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How quickly the mighty can fall. Having scaled to the top of Africa’s economic rankings, the reality is unravelling fast. And while one may applaud the Nigerian central banks plan to loosen capital controls to weaken the Naira, the fact that it’s sitting on the decision looks to be causing more harm than good. And as the Bloomberg story suggests, foreign companies are now struggling to get money out of the country as investors flee. The black market for the Naira has seen it plummet to 350 against the dollar despite the central bank’s peg of 197-199. There’s a famous saying that the early bird gets the worm but the second mouse gets the cheese. And while caught between a rock and a hard place, one wonders if Nigeria will play the role of mouse or bird. Sooner may be better in this case. – Stuart Lowman
by Paul Wallace and Liezel Hill
(Bloomberg) — As Nigeria’s policy makers dither on plans to loosen capital controls and let the naira weaken, foreign companies such as Nampak Ltd. of South Africa and British Airways Plc are battling to get their money out of the country.
Nampak, Africa’s biggest producer of beverage cans, is considering currency swaps that would enable the Johannesburg-based company to repatriate money trapped due to the shortage of foreign exchange in Nigeria, its chief executive officer said.
“We are exploring structuring options in Nigeria,” Andre de Ruyter said in a phone interview Wednesday. While some companies were contemplating dollar investments into Nigeria, they would want to avoid doing so at an overvalued official exchange rate, he said. “So there’s an option for us to do currency swaps.”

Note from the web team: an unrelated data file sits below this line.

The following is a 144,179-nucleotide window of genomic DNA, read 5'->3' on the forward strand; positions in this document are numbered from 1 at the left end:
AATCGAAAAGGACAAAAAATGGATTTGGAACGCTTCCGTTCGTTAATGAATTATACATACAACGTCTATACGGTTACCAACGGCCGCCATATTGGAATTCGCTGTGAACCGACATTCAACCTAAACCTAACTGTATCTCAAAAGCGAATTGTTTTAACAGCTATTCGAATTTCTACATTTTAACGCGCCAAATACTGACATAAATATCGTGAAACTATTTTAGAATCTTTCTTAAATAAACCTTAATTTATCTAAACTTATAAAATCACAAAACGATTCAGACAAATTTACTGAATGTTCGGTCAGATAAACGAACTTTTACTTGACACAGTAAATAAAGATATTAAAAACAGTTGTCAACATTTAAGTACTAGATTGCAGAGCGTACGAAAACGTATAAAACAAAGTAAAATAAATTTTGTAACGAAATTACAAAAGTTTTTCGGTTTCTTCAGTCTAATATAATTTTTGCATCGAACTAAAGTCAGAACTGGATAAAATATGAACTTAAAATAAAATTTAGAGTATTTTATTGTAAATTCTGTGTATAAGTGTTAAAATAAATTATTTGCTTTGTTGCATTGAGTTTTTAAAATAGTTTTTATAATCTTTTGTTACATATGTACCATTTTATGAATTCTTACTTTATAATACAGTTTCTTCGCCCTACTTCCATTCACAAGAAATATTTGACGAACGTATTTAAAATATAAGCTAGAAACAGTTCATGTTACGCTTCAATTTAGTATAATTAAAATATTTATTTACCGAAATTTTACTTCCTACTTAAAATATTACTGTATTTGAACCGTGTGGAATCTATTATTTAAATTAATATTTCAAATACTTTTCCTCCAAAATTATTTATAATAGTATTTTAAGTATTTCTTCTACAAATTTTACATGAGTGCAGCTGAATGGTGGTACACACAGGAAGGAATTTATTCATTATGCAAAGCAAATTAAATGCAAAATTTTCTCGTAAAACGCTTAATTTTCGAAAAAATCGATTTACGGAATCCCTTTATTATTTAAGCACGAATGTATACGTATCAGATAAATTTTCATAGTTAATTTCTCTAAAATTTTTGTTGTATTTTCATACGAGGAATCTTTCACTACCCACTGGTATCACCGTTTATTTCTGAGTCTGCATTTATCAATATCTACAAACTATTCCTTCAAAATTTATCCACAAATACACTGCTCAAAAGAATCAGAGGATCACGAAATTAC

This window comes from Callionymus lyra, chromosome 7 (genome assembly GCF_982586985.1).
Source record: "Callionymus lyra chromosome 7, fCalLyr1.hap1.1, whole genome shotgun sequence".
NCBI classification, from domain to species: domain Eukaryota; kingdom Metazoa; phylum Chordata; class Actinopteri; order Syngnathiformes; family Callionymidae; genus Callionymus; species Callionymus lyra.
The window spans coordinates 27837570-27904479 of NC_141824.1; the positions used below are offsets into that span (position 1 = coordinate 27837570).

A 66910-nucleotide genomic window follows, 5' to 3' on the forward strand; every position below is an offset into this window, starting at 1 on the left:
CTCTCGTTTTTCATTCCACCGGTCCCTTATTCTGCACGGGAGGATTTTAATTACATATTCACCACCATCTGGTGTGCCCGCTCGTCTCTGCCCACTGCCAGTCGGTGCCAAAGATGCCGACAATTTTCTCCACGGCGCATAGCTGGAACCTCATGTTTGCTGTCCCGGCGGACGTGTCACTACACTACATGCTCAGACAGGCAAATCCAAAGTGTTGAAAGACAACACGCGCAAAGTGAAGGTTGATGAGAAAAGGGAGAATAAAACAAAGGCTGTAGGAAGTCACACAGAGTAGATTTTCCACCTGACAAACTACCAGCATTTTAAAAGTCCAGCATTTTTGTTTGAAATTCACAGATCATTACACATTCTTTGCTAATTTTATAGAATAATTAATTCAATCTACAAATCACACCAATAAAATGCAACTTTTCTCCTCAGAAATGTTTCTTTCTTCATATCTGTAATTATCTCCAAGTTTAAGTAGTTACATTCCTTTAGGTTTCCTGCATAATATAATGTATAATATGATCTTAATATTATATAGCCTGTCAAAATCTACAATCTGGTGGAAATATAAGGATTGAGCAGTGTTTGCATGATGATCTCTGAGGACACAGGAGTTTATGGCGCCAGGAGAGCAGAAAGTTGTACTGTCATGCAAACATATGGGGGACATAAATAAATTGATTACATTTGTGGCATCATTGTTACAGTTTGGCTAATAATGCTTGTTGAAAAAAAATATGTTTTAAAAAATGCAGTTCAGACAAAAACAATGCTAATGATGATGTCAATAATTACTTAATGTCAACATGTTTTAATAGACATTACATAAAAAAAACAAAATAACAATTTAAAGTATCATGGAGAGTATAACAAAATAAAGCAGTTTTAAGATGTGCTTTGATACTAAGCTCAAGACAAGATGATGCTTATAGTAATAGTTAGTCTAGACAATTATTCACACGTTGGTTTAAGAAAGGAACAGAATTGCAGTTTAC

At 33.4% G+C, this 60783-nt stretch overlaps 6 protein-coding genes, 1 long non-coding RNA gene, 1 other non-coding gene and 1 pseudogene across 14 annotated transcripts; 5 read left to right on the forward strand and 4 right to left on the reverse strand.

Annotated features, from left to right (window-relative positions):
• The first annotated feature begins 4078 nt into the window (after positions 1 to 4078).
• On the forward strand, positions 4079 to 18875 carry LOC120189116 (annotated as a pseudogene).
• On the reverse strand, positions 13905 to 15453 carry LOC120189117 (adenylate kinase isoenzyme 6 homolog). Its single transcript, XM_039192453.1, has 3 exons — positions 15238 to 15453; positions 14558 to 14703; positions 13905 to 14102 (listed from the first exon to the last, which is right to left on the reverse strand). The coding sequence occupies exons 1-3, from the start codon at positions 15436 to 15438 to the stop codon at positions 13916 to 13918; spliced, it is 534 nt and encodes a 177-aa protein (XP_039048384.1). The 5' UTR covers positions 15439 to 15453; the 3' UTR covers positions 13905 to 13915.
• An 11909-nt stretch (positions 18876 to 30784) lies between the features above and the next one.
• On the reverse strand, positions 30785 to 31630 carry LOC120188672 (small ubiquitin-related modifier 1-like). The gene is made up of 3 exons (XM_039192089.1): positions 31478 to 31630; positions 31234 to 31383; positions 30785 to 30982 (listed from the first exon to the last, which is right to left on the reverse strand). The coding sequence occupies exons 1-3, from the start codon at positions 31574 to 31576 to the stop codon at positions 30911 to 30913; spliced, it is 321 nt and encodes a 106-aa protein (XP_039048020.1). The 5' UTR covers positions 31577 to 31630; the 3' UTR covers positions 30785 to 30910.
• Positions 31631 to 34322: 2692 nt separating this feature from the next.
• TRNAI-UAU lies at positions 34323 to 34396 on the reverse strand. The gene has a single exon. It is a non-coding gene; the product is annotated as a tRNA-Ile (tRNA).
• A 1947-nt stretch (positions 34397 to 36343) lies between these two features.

Nigeria has pegged the naira at 197-199 per dollar since March 2015 through import and currency-trading restrictions. While central bank Governor Godwin Emefiele said May 24 that the country would move to a more flexible foreign-exchange regime, with details of how this would work to be announced “within days,” authorities are yet to set out changes in policy.
The capital controls have sent investors fleeing and the black-market exchange rate has plummeted to 350 as the dollar scarcity has worsened. Forward contracts suggest the official rate will fall to 284 in three months.
Nampak had 1.5 billion rand ($96 million) of “restricted cash balances” in Nigeria and Angola, which has also imposed capital controls to defend its currency, at the end of March, it said in a statement on Wednesday. That’s more than double the figure from six months earlier of 700 million rand.
Foreign airlines have the naira-equivalent of $575 million from ticket sales stuck in Nigeria that they can’t take home, according to the International Air Transport Association. U.S. carrier United Airlines Inc. said last week it would stop flying to the country this month, while British Airways said it may follow suit.
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